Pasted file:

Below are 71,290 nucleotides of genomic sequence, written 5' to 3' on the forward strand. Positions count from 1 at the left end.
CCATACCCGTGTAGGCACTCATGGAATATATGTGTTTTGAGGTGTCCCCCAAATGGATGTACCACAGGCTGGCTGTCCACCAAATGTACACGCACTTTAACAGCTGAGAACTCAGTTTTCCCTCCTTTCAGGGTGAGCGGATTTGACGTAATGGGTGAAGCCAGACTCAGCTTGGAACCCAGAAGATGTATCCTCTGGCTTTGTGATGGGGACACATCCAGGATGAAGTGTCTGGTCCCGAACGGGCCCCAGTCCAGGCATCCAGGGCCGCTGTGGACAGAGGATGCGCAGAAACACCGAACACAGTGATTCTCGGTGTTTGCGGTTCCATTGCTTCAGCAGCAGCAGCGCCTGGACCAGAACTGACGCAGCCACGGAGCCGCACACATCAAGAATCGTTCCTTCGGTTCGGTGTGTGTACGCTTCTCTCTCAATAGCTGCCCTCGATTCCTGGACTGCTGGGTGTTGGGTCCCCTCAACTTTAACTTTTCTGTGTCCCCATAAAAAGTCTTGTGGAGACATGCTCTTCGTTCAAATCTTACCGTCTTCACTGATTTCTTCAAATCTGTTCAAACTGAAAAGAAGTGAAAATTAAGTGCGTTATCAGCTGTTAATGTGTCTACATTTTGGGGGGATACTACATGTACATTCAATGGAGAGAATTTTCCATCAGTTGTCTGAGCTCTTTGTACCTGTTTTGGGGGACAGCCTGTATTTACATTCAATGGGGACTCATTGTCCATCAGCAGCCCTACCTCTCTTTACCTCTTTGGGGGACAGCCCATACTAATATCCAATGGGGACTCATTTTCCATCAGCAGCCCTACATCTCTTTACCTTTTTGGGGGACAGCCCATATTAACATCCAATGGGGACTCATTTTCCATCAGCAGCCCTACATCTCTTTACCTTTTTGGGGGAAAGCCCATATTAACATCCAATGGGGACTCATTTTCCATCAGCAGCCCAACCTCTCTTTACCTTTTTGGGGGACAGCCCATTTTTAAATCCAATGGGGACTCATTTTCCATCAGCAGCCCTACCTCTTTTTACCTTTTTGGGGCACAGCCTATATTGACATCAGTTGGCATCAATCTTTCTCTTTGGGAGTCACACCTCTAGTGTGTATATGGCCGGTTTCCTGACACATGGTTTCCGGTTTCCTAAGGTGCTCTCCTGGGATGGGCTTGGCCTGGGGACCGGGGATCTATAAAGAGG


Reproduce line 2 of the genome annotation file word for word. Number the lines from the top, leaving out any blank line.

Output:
CCATACCCGTGTAGGCACTCATGGAATATATGTGTTTTGAGGTGTCCCCCAAATGGATGTACCACAGGCTGGCTGTCCACCAAATGTACACGCACTTTAACAGCTGAGAACTCAGTTTTCCCTCCTTTCAGGGTGAGCGGATTTGACGTAATGGGTGAAGCCAGACTCAGCTTGGAACCCAGAAGATGTATCCTCTGGCTTTGTGATGGGGACACATCCAGGATGAAGTGTCTGGTCCCGAACGGGCCCCAGTCCAGGCATCCAGGGCCGCTGTGGACAGAGGATGCGCAGAAACACCGAACACAGTGATTCTCGGTGTTTGCGGTTCCATTGCTTCAGCAGCAGCAGCGCCTGGACCAGAACTGACGCAGCCACGGAGCCGCACACATCAAGAATCGTTCCTTCGGTTCGGTGTGTGTACGCTTCTCTCTCAATAGCTGCCCTCGATTCCTGGACTGCTGGGTGTTGGGTCCCCTCAACTTTAACTTTTCTGTGTCCCCATAAAAAGTCTTGTGGAGACATGCTCTTCGTTCAAATCTTACCGTCTTCACTGATTTCTTCAAATCTGTTCAAACTGAAAAGAAGTGAAAATTAAGTGCGTTATCAGCTGTTAATGTGTCTACATTTTGGGGGGATACTACATGTACATTCAATGGAGAGAATTTTCCATCAGTTGTCTGAGCTCTTTGTACCTGTTTTGGGGGACAGCCTGTATTTACATTCAATGGGGACTCATTGTCCATCAGCAGCCCTACCTCTCTTTACCTCTTTGGGGGACAGCCCATACTAATATCCAATGGGGACTCATTTTCCATCAGCAGCCCTACATCTCTTTACCTTTTTGGGGGACAGCCCATATTAACATCCAATGGGGACTCATTTTCCATCAGCAGCCCTACATCTCTTTACCTTTTTGGGGGAAAGCCCATATTAACATCCAATGGGGACTCATTTTCCATCAGCAGCCCAACCTCTCTTTACCTTTTTGGGGGACAGCCCATTTTTAAATCCAATGGGGACTCATTTTCCATCAGCAGCCCTACCTCTTTTTACCTTTTTGGGGCACAGCCTATATTGACATCAGTTGGCATCAATCTTTCTCTTTGGGAGTCACACCTCTAGTGTGTATATGGCCGGTTTCCTGACACATGGTTTCCGGTTTCCTAAGGTGCTCTCCTGGGATGGGCTTGGCCTGGGGACCGGGGATCTATAAAGAGG